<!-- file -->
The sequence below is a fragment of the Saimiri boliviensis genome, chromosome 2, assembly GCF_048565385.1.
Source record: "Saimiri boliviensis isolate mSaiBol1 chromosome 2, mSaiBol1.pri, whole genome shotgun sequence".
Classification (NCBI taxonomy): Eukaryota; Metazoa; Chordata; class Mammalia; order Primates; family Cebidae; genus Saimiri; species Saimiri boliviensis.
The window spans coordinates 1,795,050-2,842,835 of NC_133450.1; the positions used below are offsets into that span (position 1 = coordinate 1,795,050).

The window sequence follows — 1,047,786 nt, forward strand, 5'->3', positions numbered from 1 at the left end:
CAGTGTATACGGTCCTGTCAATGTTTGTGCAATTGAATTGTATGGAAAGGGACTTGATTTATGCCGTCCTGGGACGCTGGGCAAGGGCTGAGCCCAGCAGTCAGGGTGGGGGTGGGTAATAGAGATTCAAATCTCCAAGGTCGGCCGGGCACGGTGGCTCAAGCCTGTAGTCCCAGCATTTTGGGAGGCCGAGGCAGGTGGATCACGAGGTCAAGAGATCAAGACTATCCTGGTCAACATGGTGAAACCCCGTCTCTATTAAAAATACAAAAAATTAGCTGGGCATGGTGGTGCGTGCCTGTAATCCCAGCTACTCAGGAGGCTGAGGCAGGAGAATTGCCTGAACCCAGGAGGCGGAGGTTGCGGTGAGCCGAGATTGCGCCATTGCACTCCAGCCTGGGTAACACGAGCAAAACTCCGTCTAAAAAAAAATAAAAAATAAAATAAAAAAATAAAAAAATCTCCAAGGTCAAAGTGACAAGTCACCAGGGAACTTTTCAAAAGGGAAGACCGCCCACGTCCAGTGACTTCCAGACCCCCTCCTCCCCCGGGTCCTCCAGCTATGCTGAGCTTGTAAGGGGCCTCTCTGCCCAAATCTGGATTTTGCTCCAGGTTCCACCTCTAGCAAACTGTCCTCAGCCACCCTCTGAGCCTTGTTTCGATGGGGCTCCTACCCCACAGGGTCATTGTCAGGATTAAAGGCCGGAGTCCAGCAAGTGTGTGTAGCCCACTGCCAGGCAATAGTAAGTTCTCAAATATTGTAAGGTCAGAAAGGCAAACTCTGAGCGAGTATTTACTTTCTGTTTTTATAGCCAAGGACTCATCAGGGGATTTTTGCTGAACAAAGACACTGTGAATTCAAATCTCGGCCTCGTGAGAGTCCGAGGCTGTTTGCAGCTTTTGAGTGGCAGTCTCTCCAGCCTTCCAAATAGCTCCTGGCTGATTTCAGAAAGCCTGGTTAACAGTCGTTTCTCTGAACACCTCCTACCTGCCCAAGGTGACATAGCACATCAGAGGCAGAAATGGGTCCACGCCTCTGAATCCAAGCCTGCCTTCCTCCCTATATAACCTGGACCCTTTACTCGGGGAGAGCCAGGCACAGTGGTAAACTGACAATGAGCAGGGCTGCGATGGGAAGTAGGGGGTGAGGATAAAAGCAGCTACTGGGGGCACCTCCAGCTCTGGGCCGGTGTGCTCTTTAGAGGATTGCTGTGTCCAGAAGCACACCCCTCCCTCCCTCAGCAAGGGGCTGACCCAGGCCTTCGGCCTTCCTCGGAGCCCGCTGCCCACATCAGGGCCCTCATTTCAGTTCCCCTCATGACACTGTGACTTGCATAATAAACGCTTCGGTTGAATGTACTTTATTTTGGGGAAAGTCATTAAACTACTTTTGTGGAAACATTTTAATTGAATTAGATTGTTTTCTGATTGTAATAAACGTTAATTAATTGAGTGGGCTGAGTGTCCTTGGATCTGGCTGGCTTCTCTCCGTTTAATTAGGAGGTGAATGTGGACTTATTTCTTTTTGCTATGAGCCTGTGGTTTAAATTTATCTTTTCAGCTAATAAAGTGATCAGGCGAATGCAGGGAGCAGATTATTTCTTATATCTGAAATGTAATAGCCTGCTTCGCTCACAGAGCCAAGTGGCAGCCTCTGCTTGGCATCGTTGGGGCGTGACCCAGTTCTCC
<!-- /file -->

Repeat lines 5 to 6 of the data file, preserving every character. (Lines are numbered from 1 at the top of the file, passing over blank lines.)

The window sequence follows — 1,047,786 nt, forward strand, 5'->3', positions numbered from 1 at the left end:
CAGTGTATACGGTCCTGTCAATGTTTGTGCAATTGAATTGTATGGAAAGGGACTTGATTTATGCCGTCCTGGGACGCTGGGCAAGGGCTGAGCCCAGCAGTCAGGGTGGGGGTGGGTAATAGAGATTCAAATCTCCAAGGTCGGCCGGGCACGGTGGCTCAAGCCTGTAGTCCCAGCATTTTGGGAGGCCGAGGCAGGTGGATCACGAGGTCAAGAGATCAAGACTATCCTGGTCAACATGGTGAAACCCCGTCTCTATTAAAAATACAAAAAATTAGCTGGGCATGGTGGTGCGTGCCTGTAATCCCAGCTACTCAGGAGGCTGAGGCAGGAGAATTGCCTGAACCCAGGAGGCGGAGGTTGCGGTGAGCCGAGATTGCGCCATTGCACTCCAGCCTGGGTAACACGAGCAAAACTCCGTCTAAAAAAAAATAAAAAATAAAATAAAAAAATAAAAAAATCTCCAAGGTCAAAGTGACAAGTCACCAGGGAACTTTTCAAAAGGGAAGACCGCCCACGTCCAGTGACTTCCAGACCCCCTCCTCCCCCGGGTCCTCCAGCTATGCTGAGCTTGTAAGGGGCCTCTCTGCCCAAATCTGGATTTTGCTCCAGGTTCCACCTCTAGCAAACTGTCCTCAGCCACCCTCTGAGCCTTGTTTCGATGGGGCTCCTACCCCACAGGGTCATTGTCAGGATTAAAGGCCGGAGTCCAGCAAGTGTGTGTAGCCCACTGCCAGGCAATAGTAAGTTCTCAAATATTGTAAGGTCAGAAAGGCAAACTCTGAGCGAGTATTTACTTTCTGTTTTTATAGCCAAGGACTCATCAGGGGATTTTTGCTGAACAAAGACACTGTGAATTCAAATCTCGGCCTCGTGAGAGTCCGAGGCTGTTTGCAGCTTTTGAGTGGCAGTCTCTCCAGCCTTCCAAATAGCTCCTGGCTGATTTCAGAAAGCCTGGTTAACAGTCGTTTCTCTGAACACCTCCTACCTGCCCAAGGTGACATAGCACATCAGAGGCAGAAATGGGTCCACGCCTCTGAATCCAAGCCTGCCTTCCTCCCTATATAACCTGGACCCTTTACTCGGGGAGAGCCAGGCACAGTGGTAAACTGACAATGAGCAGGGCTGCGATGGGAAGTAGGGGGTGAGGATAAAAGCAGCTACTGGGGGCACCTCCAGCTCTGGGCCGGTGTGCTCTTTAGAGGATTGCTGTGTCCAGAAGCACACCCCTCCCTCCCTCAGCAAGGGGCTGACCCAGGCCTTCGGCCTTCCTCGGAGCCCGCTGCCCACATCAGGGCCCTCATTTCAGTTCCCCTCATGACACTGTGACTTGCATAATAAACGCTTCGGTTGAATGTACTTTATTTTGGGGAAAGTCATTAAACTACTTTTGTGGAAACATTTTAATTGAATTAGATTGTTTTCTGATTGTAATAAACGTTAATTAATTGAGTGGGCTGAGTGTCCTTGGATCTGGCTGGCTTCTCTCCGTTTAATTAGGAGGTGAATGTGGACTTATTTCTTTTTGCTATGAGCCTGTGGTTTAAATTTATCTTTTCAGCTAATAAAGTGATCAGGCGAATGCAGGGAGCAGATTATTTCTTATATCTGAAATGTAATAGCCTGCTTCGCTCACAGAGCCAAGTGGCAGCCTCTGCTTGGCATCGTTGGGGCGTGACCCAGTTCTCC